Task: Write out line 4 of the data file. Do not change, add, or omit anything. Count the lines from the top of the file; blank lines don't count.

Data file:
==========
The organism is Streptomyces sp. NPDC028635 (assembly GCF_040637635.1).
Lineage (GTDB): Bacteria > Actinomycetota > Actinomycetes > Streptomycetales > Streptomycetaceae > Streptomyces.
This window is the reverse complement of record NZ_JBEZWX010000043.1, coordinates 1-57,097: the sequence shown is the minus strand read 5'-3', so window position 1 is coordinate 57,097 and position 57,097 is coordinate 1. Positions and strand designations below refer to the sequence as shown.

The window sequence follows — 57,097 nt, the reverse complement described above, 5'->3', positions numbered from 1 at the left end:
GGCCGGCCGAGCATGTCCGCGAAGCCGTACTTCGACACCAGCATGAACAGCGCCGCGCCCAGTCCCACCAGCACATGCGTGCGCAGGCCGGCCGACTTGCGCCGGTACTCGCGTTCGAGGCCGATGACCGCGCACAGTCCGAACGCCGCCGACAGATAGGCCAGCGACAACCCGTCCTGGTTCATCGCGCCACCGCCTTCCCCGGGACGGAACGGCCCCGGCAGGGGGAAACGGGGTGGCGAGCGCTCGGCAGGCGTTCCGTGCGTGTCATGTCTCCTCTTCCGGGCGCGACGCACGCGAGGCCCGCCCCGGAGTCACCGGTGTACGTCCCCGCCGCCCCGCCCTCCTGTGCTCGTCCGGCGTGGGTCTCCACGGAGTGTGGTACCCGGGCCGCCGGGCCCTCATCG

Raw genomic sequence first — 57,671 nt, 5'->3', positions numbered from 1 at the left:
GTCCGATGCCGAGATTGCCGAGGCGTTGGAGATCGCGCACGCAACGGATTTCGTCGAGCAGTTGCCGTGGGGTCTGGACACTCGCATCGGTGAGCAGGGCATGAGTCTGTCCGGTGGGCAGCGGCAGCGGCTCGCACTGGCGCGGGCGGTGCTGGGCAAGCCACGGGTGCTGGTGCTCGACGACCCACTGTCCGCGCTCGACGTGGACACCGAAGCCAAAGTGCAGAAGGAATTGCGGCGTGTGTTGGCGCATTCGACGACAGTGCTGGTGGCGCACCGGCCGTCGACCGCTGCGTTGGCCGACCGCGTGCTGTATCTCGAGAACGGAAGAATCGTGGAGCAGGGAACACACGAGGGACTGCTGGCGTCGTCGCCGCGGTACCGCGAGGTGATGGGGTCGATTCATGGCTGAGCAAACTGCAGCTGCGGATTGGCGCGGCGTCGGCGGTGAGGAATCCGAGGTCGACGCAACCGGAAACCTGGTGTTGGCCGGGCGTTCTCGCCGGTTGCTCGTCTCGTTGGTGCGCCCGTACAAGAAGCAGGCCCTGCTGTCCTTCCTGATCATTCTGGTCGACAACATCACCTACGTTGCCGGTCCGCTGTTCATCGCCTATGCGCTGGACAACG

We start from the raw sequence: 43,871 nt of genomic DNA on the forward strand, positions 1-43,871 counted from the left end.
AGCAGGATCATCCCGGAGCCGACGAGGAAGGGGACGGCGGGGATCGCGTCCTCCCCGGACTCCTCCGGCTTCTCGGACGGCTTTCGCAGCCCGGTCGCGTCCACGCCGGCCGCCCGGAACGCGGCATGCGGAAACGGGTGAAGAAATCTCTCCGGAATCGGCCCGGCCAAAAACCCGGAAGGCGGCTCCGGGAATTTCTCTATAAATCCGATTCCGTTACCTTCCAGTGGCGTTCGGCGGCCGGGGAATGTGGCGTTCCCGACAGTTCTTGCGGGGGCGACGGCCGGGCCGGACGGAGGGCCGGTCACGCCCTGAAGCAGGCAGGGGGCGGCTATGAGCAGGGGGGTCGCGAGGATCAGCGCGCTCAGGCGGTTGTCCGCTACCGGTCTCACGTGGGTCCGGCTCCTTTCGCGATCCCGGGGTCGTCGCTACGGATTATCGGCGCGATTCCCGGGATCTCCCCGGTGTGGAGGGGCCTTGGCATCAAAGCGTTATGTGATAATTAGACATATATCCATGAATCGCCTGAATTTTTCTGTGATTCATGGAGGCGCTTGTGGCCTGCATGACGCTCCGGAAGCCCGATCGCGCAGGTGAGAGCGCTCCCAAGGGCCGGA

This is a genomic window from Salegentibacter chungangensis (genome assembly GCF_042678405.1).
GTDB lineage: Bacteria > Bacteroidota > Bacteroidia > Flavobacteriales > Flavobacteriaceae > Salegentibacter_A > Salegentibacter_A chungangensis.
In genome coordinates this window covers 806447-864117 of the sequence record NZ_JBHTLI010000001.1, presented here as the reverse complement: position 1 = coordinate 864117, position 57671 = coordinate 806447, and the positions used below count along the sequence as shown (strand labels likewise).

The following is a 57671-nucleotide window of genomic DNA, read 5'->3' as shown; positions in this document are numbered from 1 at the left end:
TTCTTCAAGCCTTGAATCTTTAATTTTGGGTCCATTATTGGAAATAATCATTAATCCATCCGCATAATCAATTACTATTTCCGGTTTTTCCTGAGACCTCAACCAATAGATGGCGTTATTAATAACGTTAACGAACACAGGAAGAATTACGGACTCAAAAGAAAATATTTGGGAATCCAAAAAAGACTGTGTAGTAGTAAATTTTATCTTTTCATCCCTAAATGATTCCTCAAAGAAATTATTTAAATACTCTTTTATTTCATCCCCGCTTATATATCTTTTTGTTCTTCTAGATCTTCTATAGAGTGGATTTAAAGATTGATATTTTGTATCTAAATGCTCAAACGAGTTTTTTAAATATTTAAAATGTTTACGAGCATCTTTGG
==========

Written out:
The window sequence follows — 57,097 nt, the reverse complement described above, 5'->3', positions numbered from 1 at the left end: